Gwinnett County commissioners have approved a contract for joining MARTA, as well as a referendum for next March allowing residents to decide on a one cent sales tax to pay for the service. The fact that this is one of the counties that rejected MARTA in the 1970s says a lot about the well-publicized demographic changes in the county and the regional shift in opinions about transit.
We usually stick to City of Atlanta issues at ThreadATL. But there’s potential here for fewer car trips — and generally improved access — for folks traveling between Gwinnett County and intown Atlanta. For urbanists who want to see reliance on cars reduced, that’s good news.
We’re hopeful about the possibility that MARTA could expand next year. But it’s worth noting a few important details about the referendum and the politics at play. Even amid the changes in Gwinnett, this move towards MARTA is intertwined with the anti-transit culture of the past.
Things to know about the Gwinnett MARTA referendum
- All 5 Gwinnett commissioners are Republicans. This vote to allow the referendum passed with a 4-1 vote.
- The driving forces for MARTA in the county are Charlotte Nash, Lynette Howard, and Jace Brooks (3 of the 4 “yes” votes). All three seem to genuinely want to do something about transit.
- That said, all three are Republicans and we’ve heard from insiders that there has been pressure from state GOP leadership to keep MARTA *off* the Nov 6 ballot for fear that it would help drive Democratic/pro-Abrams turnout in Gwinnett.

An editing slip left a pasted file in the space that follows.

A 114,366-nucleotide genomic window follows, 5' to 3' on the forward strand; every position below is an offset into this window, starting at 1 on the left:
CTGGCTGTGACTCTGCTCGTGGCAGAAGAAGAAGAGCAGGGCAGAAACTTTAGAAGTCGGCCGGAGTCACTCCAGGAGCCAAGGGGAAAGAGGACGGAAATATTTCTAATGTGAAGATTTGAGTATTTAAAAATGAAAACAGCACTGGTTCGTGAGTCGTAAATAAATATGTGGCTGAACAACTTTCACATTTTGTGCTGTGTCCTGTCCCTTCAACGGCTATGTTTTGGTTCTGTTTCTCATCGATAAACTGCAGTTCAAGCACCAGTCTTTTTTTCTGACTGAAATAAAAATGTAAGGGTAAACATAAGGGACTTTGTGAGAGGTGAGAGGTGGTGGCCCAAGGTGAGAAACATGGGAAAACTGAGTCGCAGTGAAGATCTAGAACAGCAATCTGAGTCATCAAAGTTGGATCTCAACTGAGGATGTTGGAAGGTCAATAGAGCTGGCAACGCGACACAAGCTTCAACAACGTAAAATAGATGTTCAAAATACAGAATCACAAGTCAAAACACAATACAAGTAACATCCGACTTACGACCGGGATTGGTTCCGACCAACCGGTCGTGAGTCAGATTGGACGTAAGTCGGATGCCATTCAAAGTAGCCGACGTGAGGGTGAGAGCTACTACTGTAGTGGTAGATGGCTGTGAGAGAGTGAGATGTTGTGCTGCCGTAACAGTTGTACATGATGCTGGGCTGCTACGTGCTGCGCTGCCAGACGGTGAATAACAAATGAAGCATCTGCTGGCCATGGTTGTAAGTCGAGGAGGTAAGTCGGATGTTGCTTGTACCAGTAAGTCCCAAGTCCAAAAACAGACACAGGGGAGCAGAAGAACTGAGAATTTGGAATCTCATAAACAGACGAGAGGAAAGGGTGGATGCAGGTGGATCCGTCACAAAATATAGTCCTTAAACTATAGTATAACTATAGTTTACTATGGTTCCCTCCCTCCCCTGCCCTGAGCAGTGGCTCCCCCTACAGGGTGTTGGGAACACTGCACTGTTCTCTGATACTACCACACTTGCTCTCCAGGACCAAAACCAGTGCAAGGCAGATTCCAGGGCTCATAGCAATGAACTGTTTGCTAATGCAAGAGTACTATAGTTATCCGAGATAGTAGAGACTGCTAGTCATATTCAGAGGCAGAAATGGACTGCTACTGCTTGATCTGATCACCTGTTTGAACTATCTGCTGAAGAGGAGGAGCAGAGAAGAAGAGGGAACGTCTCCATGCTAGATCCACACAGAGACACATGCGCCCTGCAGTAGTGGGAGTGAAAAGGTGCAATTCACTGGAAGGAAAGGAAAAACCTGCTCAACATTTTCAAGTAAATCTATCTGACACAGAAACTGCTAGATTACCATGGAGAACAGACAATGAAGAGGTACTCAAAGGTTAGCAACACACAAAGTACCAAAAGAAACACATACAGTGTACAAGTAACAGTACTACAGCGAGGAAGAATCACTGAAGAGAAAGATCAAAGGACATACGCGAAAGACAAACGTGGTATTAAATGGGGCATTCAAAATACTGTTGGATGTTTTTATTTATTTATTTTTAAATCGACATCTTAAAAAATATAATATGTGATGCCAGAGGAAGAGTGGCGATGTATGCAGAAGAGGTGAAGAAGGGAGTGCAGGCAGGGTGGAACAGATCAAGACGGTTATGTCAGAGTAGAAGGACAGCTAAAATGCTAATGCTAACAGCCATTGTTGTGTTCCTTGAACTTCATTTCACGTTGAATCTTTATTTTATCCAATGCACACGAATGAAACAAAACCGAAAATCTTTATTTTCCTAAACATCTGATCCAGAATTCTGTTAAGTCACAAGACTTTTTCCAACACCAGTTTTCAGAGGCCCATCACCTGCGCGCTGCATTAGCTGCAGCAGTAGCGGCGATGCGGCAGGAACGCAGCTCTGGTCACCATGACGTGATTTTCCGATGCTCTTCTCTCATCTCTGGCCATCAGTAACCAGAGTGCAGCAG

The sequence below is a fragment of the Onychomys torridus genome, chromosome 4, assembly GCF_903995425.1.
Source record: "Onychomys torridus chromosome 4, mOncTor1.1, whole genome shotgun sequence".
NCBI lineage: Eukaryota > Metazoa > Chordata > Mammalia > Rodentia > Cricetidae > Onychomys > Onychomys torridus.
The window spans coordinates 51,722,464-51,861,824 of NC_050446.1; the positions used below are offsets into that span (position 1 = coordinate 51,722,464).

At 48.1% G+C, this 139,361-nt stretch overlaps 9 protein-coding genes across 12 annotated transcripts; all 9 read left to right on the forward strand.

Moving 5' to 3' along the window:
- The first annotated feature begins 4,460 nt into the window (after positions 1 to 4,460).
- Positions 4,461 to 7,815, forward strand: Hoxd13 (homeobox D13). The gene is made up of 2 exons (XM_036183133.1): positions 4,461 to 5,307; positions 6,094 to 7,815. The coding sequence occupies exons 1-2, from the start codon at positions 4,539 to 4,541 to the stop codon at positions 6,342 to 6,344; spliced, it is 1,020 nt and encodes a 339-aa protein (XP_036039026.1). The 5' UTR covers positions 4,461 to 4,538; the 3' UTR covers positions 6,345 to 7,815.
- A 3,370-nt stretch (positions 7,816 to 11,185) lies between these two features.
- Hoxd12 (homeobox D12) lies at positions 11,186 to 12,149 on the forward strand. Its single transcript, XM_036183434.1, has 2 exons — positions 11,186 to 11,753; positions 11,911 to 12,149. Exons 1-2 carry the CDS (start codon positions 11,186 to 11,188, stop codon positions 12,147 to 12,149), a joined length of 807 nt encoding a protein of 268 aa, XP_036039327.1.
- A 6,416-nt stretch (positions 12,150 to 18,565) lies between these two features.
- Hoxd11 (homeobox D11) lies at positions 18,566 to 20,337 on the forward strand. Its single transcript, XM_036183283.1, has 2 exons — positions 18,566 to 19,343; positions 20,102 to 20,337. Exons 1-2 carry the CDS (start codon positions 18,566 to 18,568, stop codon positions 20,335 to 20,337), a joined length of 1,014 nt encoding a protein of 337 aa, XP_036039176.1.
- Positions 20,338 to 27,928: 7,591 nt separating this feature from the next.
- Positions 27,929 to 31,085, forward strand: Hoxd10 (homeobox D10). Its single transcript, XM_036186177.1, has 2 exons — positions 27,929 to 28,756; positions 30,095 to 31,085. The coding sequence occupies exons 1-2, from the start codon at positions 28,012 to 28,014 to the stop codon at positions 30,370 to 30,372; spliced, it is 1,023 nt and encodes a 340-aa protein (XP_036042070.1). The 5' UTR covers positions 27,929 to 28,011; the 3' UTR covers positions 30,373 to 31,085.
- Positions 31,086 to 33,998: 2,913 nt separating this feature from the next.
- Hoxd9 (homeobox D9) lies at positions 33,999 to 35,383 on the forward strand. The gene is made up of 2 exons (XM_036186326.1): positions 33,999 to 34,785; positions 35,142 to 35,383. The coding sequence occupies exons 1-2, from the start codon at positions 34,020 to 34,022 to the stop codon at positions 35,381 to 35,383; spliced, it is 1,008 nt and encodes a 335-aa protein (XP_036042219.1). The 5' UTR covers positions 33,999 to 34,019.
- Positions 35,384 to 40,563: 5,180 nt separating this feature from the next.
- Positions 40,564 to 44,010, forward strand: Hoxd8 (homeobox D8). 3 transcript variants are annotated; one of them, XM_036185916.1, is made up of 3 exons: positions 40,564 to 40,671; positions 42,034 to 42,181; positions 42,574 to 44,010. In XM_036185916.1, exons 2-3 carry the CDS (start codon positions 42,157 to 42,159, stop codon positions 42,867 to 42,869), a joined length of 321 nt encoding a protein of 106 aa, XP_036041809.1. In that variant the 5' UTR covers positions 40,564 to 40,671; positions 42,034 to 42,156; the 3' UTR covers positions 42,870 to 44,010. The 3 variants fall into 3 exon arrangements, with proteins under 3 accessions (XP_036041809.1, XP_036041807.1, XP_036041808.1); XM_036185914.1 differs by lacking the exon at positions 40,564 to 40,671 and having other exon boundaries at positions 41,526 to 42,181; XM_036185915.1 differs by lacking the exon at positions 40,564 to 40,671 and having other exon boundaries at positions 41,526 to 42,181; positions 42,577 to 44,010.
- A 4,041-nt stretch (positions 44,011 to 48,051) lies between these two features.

- The 4th surprise “yes” vote was from John Heard, who just days ago called MARTA a “tax-eating boondoggle” in an AJC piece and was strongly opposed to a November referendum. Some suspect he switched to “yes” not because of an epiphany on MARTA’s merits, but because he wants the referendum to fail. Many believe that a referendum held in March has a chance of failure due to low expected turnout.
- The 5th commissioner, Tommy Hunter (who famously called John Lewis “a racist pig“), has been understood by many as a solid “no” vote all along.
- This standalone referendum in March could cost over $500,000. That’s about the cost of a new bus, or monthly MARTA passes for over 400 people for a year. County commissioners’ commitment to careful spending has apparently lapsed.
We can and should hope for the best when it comes to MARTA expansion in Gwinnett. But we also ought to understand what we’re dealing with on the county-leadership level, and also how the issue is being influenced at the state-party level.
Gwinnett residents can petition the county for a November referendum.
Some advocates have put together a petition for Gwinnett residents who want to get the date of the referendum changed to November. From the petition’s intro: “Our best chance at bringing MARTA to Gwinnett is getting it on the ballot this November! Please sign this action alert message and petition to let the county commissioners know we deserve a vote this November.”